4) Good enough, old enough

Dzemali is probably not the only one to wish to be reunited at a club with Favre. The former Napoli man was Zürich's back-to-back title-winning captain after being handed the armband aged just 19 by Favre, who — despite appearing to be as exciting as a Swiss banker — is not afraid of making a risky investment.

A Zürich side also featuring a fresh-faced Gökhan Inler had an average age of 21.5 years when it was crowned Swiss champion; Reus does not have Favre to thank for giving him his Bundesliga debut, but the Germany international first became the match-decider he is today under the Swiss' tactician's guiding hand. While Reus developed into Germany's Player of the Year in the 2011/12 season before he joined Dortmund, Favre's biggest leap of faith had come the campaign before.

Favre gambled by giving Marc-Andre ter Stegen his Bundesliga debut, and hit the jackpot! © gettyimages / Dennis Grombkowski

Having started his love affair with Gladbach on Valentine's Day 2011 with the Foals struck lame, bottom of the Bundesliga and seven points adrift of safety, Favre lost patience with Logan Bailly, and handed an 18-year-old goalkeeper his Bundesliga debut in the cauldron-like swelter of a derby with Cologne. The teenager's name? Marc-Andre ter Stegen. "People have sometimes said I must be mad to put my faith in young players," Favre said. "With Ter Stegen, I would have been mad not to."

5) The Balotelli Whisperer

Favre's sanity must have been sorely tested at Nice. His work at Hertha and with 'Borussia Barcelona', whom he returned to the UEFA Champions League for the first time in 37 years with swashbuckling football that saw them finish third in 2014/15, meant the French club were delighted to snare the Swiss to replace Claude Puel in summer 2016.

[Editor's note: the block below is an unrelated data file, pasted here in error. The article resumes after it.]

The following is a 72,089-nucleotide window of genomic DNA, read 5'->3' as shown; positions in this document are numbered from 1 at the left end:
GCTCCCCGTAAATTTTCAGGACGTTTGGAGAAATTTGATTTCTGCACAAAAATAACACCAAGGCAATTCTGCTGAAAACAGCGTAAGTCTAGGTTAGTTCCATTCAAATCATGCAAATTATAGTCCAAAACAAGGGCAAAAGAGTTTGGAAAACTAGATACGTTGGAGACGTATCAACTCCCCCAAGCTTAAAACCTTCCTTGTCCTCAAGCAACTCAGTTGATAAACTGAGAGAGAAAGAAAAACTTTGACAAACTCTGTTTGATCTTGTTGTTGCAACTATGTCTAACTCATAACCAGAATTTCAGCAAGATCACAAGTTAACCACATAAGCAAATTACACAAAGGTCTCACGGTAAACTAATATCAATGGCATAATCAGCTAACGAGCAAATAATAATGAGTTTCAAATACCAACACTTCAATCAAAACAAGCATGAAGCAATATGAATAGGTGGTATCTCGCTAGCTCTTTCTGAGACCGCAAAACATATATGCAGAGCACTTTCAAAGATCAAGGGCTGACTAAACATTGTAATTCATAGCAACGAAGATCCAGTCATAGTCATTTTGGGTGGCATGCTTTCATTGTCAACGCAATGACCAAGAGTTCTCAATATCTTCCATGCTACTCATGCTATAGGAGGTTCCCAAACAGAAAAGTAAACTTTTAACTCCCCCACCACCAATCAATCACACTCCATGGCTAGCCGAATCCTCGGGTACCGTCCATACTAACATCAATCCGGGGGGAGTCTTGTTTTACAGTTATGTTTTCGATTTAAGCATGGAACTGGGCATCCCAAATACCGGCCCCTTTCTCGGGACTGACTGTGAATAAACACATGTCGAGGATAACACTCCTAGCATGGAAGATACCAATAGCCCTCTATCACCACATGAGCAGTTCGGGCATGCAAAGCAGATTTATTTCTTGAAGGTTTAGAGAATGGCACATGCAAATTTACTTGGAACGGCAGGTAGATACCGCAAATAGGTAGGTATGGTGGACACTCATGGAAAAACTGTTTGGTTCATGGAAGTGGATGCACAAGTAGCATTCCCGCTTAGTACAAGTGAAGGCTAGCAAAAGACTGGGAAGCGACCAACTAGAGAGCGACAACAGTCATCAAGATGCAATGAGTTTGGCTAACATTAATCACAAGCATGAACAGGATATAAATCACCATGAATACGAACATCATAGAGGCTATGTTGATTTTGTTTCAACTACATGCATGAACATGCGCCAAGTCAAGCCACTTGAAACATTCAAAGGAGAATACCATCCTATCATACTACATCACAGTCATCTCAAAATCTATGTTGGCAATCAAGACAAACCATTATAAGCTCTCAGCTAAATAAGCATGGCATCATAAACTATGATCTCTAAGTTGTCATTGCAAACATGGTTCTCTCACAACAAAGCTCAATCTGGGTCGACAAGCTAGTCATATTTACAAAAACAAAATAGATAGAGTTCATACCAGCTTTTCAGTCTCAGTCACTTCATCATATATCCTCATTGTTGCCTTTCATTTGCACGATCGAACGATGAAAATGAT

"In Lucien, I can see my husband again," Gisela Weisweiler, the widow of Gladbach and Cologne's legendary coach Hennes, had said while Favre was at Borussia Park. You have to wonder what the pair of them would have said to each other about Mario Balotelli.

The volatile Italy forward laid his beach towel down on the Cote d'Azur at the same time as Favre, and — somehow — the unlikely couple's marriage has worked. Where Jürgen Klopp, Roberto Mancini and a host of others tried — and largely failed — Favre succeeded in taming the beast in Balotelli.

Where Jürgen Klopp and Roberto Mancini failed, Favre teased the best from Mario Balotelli at Nice. © gettyimages / Valery Hache

"It's not difficult if you have respect for Mario and Mario has it for the others," he explained to enlightened groans of 'Oh, so that's how you do it!'. "He trains well — you can't reproach him for that. I ask him to do more tracking back, to win back possession, but I do it without shouting."

Back-to-back career-best seasons from Balotelli — the first of which was central to Nice's third-placed finish in 2016/17, their highest placing since the mid-70s — were handsome reward for Favre's softly-softly approach.

Ian Holyman